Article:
A system that exchanges energy and matter with its surrounding.
e.g. A forest ecosystem, in which plants obtain energy from light which enters the system.
A system that exchanges energy but not matter. They are rare in nature.
A system that exchanges nothing with its surroundings.
2nd law of thermodynamics
energy = work + heat (and other wasted energy)
A law stating that the entropy of an isolated system not in equilibrium will tend to increase over time.
e.g. when a zebra runs from a lion, the stored energy is converted to heat and lost from the food chain.
The tendency for a system to return to an original state following a disturbance. When this is reached, it is inferred that a balance exists between all the elements of the system.
The most common form of equilibrium in natural open systems. In this equilibrium, there is a constant exchanging of energy and matter, but the system always remains relatively constant.
e.g. Water tank (filling and emptying at the same rate, but remaining at a constant level)
An equilibrium showing no change over time; and when it has been disturbed, it establishes a new equilibrium.
e.g. A pile of books that has been knocked over (it will not return to it's original sstate)
The equilibrium implying the system will return to the same equilibrium after a disturbance.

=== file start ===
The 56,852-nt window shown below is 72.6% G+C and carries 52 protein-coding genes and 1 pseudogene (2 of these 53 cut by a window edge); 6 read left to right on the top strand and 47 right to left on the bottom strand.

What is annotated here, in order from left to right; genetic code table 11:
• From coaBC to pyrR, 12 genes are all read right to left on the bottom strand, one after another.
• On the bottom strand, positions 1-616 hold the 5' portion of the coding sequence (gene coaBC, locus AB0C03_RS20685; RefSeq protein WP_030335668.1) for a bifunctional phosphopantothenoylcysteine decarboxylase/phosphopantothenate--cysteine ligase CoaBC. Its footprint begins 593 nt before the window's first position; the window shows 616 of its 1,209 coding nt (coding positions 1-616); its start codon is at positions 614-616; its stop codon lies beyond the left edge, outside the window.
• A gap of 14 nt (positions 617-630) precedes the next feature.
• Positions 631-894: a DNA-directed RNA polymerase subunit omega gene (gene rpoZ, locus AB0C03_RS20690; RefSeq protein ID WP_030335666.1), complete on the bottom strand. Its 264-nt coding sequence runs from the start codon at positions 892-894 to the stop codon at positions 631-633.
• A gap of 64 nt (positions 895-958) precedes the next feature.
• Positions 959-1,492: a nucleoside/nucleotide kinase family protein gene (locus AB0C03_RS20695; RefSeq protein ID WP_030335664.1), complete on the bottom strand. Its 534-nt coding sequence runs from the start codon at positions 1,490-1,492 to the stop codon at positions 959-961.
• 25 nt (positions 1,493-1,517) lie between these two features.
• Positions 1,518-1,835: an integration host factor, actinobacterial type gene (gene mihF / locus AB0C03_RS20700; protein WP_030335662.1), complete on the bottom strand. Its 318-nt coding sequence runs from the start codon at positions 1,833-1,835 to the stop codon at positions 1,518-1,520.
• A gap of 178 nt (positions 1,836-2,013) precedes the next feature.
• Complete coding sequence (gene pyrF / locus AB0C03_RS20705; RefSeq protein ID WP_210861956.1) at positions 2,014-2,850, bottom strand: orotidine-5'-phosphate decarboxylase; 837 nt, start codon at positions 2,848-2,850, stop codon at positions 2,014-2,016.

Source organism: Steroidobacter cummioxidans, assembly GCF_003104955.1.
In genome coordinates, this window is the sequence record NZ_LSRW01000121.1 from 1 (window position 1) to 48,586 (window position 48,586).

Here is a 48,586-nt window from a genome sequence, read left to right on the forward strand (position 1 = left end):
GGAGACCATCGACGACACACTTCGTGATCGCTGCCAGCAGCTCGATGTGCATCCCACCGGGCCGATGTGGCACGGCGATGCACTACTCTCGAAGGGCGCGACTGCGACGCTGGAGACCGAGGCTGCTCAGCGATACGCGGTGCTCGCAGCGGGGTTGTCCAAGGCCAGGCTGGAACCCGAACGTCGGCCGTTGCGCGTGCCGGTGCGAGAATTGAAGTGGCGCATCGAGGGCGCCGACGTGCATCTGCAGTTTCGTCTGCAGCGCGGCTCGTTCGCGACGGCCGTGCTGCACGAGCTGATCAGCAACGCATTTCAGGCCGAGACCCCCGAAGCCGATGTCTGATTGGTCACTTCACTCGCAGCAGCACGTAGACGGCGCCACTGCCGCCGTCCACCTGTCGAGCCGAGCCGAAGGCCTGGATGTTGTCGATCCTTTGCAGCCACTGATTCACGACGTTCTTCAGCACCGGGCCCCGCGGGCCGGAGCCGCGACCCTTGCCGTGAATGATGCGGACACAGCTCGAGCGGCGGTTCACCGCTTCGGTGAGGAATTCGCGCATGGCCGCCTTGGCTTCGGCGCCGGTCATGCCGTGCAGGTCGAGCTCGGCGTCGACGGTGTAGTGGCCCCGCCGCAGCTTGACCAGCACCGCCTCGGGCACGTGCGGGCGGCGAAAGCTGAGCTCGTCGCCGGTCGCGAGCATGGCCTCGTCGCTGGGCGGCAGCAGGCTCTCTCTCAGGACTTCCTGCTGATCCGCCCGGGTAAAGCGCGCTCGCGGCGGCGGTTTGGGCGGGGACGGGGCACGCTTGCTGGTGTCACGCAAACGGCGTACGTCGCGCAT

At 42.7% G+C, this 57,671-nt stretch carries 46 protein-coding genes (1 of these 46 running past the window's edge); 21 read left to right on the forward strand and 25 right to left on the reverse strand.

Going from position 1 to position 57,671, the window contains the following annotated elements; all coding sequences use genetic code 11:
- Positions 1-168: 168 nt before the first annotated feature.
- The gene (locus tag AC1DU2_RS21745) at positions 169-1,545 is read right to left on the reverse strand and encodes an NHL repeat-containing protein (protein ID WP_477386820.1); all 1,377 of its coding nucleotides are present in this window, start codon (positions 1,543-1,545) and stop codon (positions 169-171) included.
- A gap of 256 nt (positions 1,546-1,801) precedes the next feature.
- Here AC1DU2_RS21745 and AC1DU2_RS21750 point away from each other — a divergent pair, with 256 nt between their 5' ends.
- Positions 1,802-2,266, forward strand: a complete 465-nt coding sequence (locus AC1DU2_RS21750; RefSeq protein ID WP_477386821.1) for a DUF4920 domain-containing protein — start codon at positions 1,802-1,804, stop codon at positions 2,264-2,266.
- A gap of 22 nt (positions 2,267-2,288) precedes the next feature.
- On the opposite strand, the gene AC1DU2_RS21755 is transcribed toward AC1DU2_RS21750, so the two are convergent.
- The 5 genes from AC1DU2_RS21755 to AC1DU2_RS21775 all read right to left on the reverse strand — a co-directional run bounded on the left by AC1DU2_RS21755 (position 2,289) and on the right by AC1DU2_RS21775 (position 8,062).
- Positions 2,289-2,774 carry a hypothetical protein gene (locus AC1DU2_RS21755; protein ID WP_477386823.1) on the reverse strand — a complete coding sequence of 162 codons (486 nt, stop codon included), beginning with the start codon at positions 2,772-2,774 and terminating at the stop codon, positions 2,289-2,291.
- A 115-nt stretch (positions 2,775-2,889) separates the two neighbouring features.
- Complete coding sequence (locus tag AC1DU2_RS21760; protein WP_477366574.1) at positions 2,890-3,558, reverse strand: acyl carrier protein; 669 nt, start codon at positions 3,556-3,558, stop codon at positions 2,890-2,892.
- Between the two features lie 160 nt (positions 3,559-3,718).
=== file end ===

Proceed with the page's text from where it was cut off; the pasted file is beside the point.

The equilibrium implying that the system will find a new equilibrium after a disturbance.
Feedback that enhances a change in the system and it is destabilized and pushed to a new equilibrium. This feedback may cause the process to speed up until the system collapses, resulting in a "vicious circle".
e.g. Lost on a high snowy mountain (where enzymes slow down at low temperatures, causing lethargy, making the body colder until death occurs)
e.g. exponential population growth.
Feedback that tends to neutralize or counteract any deviation from equilibrium, returning the system to a stead-state equilibrium.
e.g. Maintenance of body temperature (sweating to maintain coolness)
e.g. Predator-prey interactions (the increase of prey causes the increase of predators, and the decrease of prey causes the decrease of predators)
The movement of material/energy in living organisms and non-living processes. This process requires less energy and is more efficient than transformations.
e.g. water moved from a river to the sea
e.g. chemical energy in the form of sugars moving from when carnivore eats a herbivore
The change of form or state
e.g. matter to matter (soluble glucose converted to insoluble starch in plants)
e.g. energy to energy (light converted to heat by radiating surfaces)
e.g. matter to energy (burning fossil fuels)
e.g. energy to matter (photosynthesis)
The inputs and outputs of energy and matter.
The stock of energy and matter.
A system that can help predict changes in the system by modelling reality, as systems work in predictable ways, following rules.
e.g. data flow diagrams
e.g. mathematical equations
e.g. a software model of climate change
e.g. a physical model of the solar system